Happy Halloween! Ed’s Daily Notes for October 31st   Leave a comment

Zombiebunnies

Now that the Fed is done, we can go back to earnings season. Today, we get the following companies reporting before the open: Exxon (XOM), ConocoPhillips (COP), and Mastercard (MA). After the close, we get American International Group (AIG). I am resisting the urge to make a “trick or treat” reference to earnings…

Bloomberg: Citigroup, JPMorgan Said to Put Currency Dealers on Leave

Say it ain’t so, Jamie?

Citigroup Inc. (C) and JPMorgan Chase & Co. (JPM) are putting their top London currency dealers on leave after regulators probing the manipulation of foreign-exchange rates started investigating the traders’ use of an instant-message group, three people with knowledge of the moves said.

…Regulators are focusing on an instant-message group the traders set up to share information about their positions and client orders over a period of at least three years, four people with knowledge of the probe said this month. The roster of banks in the group changed as the men moved firms and also included Barclays Plc (BARC), Royal Bank of Scotland Group Plc and UBS AG (UBSN), three people with knowledge of the communications said.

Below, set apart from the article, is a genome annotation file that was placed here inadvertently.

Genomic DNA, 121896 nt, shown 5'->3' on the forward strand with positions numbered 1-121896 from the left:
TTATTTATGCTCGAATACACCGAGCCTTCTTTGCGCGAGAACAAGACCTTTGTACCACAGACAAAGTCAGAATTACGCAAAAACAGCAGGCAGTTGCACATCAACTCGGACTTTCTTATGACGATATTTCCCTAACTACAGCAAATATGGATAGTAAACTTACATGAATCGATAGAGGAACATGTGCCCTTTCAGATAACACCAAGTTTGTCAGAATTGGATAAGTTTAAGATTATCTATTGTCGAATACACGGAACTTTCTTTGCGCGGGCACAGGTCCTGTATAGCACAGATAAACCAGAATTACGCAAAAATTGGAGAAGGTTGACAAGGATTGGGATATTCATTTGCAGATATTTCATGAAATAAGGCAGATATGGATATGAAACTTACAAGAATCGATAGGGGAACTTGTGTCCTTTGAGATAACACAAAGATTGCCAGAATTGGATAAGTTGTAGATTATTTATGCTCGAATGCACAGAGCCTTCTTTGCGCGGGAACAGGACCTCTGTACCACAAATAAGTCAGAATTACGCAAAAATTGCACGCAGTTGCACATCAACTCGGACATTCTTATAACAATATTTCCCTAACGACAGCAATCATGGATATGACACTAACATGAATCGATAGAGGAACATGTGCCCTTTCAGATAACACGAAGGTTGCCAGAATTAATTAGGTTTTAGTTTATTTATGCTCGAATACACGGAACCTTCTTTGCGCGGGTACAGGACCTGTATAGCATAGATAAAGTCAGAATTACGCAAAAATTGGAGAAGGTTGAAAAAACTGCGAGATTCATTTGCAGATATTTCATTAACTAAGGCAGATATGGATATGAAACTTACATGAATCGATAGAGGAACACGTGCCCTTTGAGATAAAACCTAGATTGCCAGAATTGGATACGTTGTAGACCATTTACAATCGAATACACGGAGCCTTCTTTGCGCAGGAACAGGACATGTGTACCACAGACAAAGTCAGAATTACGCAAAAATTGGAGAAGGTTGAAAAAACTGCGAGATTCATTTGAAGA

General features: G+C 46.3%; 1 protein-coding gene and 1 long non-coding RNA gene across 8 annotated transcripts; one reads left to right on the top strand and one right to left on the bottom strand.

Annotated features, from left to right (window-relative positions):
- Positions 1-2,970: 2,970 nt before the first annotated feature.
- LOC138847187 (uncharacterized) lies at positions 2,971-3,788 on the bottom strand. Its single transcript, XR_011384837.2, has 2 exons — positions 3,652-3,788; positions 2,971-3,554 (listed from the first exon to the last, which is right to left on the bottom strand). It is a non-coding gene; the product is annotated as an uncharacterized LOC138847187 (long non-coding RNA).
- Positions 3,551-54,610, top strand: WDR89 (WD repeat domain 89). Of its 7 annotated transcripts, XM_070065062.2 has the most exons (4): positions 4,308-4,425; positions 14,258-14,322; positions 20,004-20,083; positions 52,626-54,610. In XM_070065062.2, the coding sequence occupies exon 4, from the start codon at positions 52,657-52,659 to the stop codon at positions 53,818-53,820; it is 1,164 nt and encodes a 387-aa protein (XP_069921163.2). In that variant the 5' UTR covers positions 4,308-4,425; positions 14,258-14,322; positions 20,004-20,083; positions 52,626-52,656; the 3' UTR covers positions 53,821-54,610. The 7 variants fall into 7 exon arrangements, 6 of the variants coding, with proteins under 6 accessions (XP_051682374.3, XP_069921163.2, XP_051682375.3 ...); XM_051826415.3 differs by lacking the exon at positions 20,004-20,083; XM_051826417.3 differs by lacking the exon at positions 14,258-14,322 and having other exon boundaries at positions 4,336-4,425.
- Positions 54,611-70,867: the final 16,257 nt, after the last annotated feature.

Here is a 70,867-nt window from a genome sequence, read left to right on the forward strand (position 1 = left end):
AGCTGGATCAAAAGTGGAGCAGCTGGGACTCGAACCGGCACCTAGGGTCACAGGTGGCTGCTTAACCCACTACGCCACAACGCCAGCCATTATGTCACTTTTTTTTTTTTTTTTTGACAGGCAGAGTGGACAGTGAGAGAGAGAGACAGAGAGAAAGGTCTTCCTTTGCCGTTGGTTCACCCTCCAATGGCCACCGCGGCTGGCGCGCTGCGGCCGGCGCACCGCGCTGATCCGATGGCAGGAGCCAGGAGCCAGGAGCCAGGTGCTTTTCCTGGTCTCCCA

Investigators are weighing whether the messages amounted to attempts to manipulate the market, two people said. The five firms account for about 47 percent of the $5.3 trillion-a-day foreign-exchange market, according to a May survey by Euromoney Institutional Investor Plc. (ERM) Two other traders, who weren’t part of the conversations and who asked to not be identified because they do business with those involved, said that they and others in the market referred to the message group as “The Cartel.”

Banks manipulating currency markets? And we bailed them out why?

The Blaze: RAND PAUL SAYS HE WILL BLOCK YELLEN’S NOMINATION AS FED CHAIR UNLESS THE SENATE VOTES ON THIS

Sen. Rand Paul (R-Ky.) told Senate Majority Leader Harry Reid (D-Nev.) Tuesday that he will move to block Dr. Janet Yellen’s nomination as the next Federal Reserve Chair unless the Senate votes on his legislation which allows the Fed to be audited.

“I am writing to convey my objection to floor consideration of the nomination of Dr. Janet Yellen to Chair the Board of Governors of the Federal Reserve without also considering legislation to bring much-needed transparency to the Fed,” Paul said in a letter to Reid.

I see that as a perfectly reasonable, and long overdue, request.